We all have personality, that’s what creates the diversity in this world. Personalities are made up of lots of little strands. These strands or traits make us unique, some people will not like some of your traits, but others will love them.
The feeling of not being liked is hard to handle, even the thickest skin will not always protect you. It is useful to know our faults and annoying habits so we can be better colleagues, friends and even spouses but they shouldn’t define you. If you can keep perspective and think of all the people who love you and all your best traits, shouldering the negatives won’t seem so bad. We are all different and that’s ok.
It’s actually really easy to be kind. In medicine we are terrible at being kind to each other for some reason. If I’m honest, maybe I haven’t always been that kind and I am sorry for that. No-one is ever trying to be bad at their jobs or deliberately trying to annoy you. Most people are trying their best to do what they think is the right thing for their patient. Treat your peers and juniors like you would have wanted to be treated not how you were treated, break the cycle. Hold each other up and be better together.
Give credit and say thank you. Even count to 50 if you have to.
For me, this was the one thing that came easiest and was probably the most important. If you think about it there is a lot of humour in this job. Who would have thought that you would spend a significant proportion of your professional life discussing types of bowel content? People are really funny and they say bloody funny stuff so enjoy it. Doesn’t make you any less professional, might put the patient at ease, improves relationships with colleagues and makes you feel good.
Live to work, work to live – we are all different as to how we view that. What matters is that you find the right balance for yourself. However, I’m pretty sure nobody ever lay on their deathbed and said that they wished they’d worked more.
As much as it is important to be committed to our jobs and to go the extra mile when needed, it is more important to be committed to ourselves.
Being happy is surely the goal, and while professional success can contribute, it shouldn’t be the dominating factor. Have outside interests, mess around, spend time with your loved ones and let them know they are special. You only have to watch the news or look around an emergency department to see the fragility of life, so take your happiness seriously and do everything you can to maximise it.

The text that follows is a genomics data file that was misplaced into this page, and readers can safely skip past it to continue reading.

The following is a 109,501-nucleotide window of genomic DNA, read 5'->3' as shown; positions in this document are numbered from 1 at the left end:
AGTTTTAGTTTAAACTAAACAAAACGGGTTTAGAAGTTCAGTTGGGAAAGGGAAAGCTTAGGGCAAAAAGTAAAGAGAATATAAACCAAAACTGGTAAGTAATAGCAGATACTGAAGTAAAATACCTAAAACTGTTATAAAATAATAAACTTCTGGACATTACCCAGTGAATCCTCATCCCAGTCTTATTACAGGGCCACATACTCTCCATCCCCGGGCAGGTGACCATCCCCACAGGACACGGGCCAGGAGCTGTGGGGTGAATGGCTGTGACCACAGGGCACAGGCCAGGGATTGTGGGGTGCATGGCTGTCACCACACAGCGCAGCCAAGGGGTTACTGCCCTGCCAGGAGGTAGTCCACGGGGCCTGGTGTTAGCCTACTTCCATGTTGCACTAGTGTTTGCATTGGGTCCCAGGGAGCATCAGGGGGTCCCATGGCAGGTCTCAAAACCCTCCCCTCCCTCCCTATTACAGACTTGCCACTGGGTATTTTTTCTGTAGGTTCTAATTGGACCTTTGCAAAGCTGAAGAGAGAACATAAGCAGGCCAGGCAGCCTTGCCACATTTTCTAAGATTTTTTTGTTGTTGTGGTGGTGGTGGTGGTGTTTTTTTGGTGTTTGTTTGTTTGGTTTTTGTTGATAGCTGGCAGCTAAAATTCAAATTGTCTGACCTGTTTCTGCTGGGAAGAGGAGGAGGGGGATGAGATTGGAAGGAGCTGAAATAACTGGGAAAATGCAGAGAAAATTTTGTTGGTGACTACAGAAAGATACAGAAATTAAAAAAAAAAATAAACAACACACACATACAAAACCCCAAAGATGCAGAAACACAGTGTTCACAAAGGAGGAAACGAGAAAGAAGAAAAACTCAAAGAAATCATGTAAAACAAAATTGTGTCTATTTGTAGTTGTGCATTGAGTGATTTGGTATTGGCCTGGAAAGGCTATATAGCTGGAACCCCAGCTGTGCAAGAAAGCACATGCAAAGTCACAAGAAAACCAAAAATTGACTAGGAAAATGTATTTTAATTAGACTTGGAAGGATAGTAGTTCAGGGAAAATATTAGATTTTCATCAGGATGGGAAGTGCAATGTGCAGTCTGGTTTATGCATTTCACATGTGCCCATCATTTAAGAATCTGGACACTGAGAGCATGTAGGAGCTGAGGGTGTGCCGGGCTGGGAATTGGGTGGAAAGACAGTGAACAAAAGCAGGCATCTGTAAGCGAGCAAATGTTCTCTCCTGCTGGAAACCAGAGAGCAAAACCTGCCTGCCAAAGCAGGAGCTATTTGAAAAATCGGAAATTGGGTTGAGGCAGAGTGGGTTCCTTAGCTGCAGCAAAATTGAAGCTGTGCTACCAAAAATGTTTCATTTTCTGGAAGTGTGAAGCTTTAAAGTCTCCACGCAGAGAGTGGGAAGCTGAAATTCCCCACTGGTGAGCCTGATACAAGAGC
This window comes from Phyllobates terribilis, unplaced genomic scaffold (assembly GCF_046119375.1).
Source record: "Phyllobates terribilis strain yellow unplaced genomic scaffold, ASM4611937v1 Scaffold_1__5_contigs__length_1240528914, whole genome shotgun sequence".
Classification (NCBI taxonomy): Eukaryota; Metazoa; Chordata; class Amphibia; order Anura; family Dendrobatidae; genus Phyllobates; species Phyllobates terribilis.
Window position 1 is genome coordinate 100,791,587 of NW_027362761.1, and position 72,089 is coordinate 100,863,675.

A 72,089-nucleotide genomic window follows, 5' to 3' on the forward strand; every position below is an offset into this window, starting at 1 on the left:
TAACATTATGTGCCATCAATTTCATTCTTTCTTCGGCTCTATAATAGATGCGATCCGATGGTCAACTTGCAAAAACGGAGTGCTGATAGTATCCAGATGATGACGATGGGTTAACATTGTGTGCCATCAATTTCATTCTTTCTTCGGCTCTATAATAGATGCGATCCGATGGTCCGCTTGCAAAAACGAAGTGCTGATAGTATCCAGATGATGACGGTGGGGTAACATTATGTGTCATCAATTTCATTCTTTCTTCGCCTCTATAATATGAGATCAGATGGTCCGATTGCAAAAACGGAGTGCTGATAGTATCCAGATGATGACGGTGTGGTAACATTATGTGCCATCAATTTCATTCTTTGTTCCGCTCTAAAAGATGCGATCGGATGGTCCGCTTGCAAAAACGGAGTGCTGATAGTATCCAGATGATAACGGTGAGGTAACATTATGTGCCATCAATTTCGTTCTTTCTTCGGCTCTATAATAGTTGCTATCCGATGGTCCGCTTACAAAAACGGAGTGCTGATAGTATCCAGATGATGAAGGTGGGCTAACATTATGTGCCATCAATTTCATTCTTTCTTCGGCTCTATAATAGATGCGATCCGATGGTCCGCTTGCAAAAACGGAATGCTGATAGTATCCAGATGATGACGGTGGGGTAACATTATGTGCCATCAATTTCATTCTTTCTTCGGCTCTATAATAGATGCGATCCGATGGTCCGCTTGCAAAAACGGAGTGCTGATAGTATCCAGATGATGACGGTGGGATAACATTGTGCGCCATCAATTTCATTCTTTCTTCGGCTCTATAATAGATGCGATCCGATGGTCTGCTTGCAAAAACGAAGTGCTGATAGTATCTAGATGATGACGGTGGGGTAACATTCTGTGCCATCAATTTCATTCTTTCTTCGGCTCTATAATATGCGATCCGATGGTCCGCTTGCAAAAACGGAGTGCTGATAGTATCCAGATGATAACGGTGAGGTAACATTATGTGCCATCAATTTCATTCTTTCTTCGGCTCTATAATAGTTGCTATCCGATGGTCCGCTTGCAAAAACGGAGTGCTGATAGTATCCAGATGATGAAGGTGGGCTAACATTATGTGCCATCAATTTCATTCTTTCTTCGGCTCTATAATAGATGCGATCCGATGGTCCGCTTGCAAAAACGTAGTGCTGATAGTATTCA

I suppose the conclusion of this list was my way of fighting the demons that were making me feel like I couldn’t carry on in my job. I think we want to do the best by our patients but we don’t all have to go about it in the same way. Medicine is not a 9-5 job; it’s a commitment that dictates the rest of your life from the moment you start. Most of us don’t mind the hours, the study, the exhaustion, the missing of social events and family gatherings. What get us is the stress, the sniping, the feeling that nothing you do is enough, the insurmountable mountain of work. It shouldn’t be like that.
I don’t ever want to hate my job again, if I am going to spend time away from my little boys, I want it to be because I feel it’s worth it. If your work doesn’t make you happy, don’t settle, find your happy place. It might take some time to find but it’s there.
We all have many strengths and the united goal that we do want to help people, we wouldn’t be doing this if we didn’t. I have learnt not to worry so much about how my performance is perceived by others but how I honestly think I’m doing. That doesn’t mean ignoring all feedback and ploughing on regardless but I want to be myself. I don’t want to change my personality to fit my job, I want to enjoy my job and feel like I fit within it.
Most of all, I want to be an enthusiast.
Lukewarm is no good.
Jamie WillsonMarch 22, 2017 at 9:53 am
I really enjoyed this and like the way you served it raw.
Life is actually a reasonably big deal and you might as well try and not have a shit one.
Amelia Smyth (@litlebigsister)March 23, 2017 at 9:45 am
Lauren, I said it already on twitter but I feel the need to say it again: thank you for encouraging enthusiasm! I feel sometimes as adults we feel the need to default to the ‘too cool’ approach – or lukewarm, as you put it – in too many aspects of our lives. But it’s too true what you say. We have the rare opportunity in healthcare to impact upon an individuals life in such a special, way we might as well get our nerd on and be passionate about how we do it! The remaining words of advice carry real warmth, and personality and were also greatly appreciated! I look forward to hearing from yourself, and the great Roald Dahl again.